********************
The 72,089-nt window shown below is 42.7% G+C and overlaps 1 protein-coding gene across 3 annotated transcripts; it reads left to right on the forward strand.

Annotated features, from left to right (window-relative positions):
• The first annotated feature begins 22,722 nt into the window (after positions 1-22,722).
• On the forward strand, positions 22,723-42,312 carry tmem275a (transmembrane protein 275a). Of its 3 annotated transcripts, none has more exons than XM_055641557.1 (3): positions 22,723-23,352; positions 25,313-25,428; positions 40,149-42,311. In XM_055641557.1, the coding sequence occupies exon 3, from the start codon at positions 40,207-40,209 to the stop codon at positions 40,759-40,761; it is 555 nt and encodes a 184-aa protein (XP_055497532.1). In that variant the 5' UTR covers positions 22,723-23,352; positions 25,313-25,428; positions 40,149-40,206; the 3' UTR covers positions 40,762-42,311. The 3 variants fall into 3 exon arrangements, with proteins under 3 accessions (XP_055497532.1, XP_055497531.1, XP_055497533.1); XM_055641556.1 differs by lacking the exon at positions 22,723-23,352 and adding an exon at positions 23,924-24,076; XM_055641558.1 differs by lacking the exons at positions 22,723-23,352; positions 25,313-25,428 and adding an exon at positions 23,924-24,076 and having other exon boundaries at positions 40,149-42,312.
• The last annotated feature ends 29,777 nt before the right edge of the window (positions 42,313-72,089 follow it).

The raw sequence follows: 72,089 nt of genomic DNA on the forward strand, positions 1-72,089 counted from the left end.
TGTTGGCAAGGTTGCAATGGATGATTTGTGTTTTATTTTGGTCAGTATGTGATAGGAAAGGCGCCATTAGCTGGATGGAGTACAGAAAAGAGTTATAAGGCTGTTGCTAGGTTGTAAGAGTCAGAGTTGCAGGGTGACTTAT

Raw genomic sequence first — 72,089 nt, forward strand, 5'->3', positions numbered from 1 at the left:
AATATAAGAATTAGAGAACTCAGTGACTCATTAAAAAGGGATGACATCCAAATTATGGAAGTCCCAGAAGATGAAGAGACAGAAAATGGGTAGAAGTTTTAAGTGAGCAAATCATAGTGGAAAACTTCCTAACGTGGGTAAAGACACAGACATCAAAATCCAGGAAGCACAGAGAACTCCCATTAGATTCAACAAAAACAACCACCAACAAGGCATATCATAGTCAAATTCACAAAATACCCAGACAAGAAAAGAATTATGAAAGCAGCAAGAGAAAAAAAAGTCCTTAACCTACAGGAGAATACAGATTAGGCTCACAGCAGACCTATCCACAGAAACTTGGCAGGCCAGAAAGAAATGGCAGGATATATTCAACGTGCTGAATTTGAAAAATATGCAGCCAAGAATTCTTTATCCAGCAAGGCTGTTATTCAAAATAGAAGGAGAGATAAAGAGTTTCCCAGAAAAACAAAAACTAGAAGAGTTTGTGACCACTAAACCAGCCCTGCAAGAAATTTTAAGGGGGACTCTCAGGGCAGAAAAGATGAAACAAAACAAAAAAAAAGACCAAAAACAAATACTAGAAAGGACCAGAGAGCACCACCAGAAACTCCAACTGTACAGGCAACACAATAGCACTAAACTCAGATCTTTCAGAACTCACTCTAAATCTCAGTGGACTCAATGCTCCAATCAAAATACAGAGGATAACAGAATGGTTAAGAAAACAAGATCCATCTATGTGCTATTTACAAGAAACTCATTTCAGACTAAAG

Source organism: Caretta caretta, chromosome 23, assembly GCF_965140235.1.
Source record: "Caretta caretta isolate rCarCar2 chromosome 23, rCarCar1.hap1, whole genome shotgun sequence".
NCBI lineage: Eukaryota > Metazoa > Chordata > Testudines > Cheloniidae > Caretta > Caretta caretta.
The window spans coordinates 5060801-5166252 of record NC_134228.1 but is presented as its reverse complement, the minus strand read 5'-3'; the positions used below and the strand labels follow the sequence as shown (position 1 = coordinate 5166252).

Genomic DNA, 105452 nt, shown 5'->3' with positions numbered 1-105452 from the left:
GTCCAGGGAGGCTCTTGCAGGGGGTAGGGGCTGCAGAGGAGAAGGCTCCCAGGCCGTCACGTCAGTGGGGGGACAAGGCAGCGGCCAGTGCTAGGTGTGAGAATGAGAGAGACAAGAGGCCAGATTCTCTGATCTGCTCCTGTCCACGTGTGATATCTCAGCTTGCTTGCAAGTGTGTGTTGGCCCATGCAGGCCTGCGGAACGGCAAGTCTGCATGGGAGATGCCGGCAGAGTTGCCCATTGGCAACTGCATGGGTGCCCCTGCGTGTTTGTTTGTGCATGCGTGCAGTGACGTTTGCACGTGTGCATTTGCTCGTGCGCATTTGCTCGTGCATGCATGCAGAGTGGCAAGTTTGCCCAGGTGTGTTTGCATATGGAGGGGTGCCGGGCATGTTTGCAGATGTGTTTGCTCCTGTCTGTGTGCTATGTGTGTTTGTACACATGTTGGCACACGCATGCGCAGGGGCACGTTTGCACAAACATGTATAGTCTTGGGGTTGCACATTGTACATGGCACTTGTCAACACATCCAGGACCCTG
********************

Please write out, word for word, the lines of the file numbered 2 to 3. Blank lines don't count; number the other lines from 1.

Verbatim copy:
Annotated features, from left to right (window-relative positions):
• The first annotated feature begins 22,722 nt into the window (after positions 1-22,722).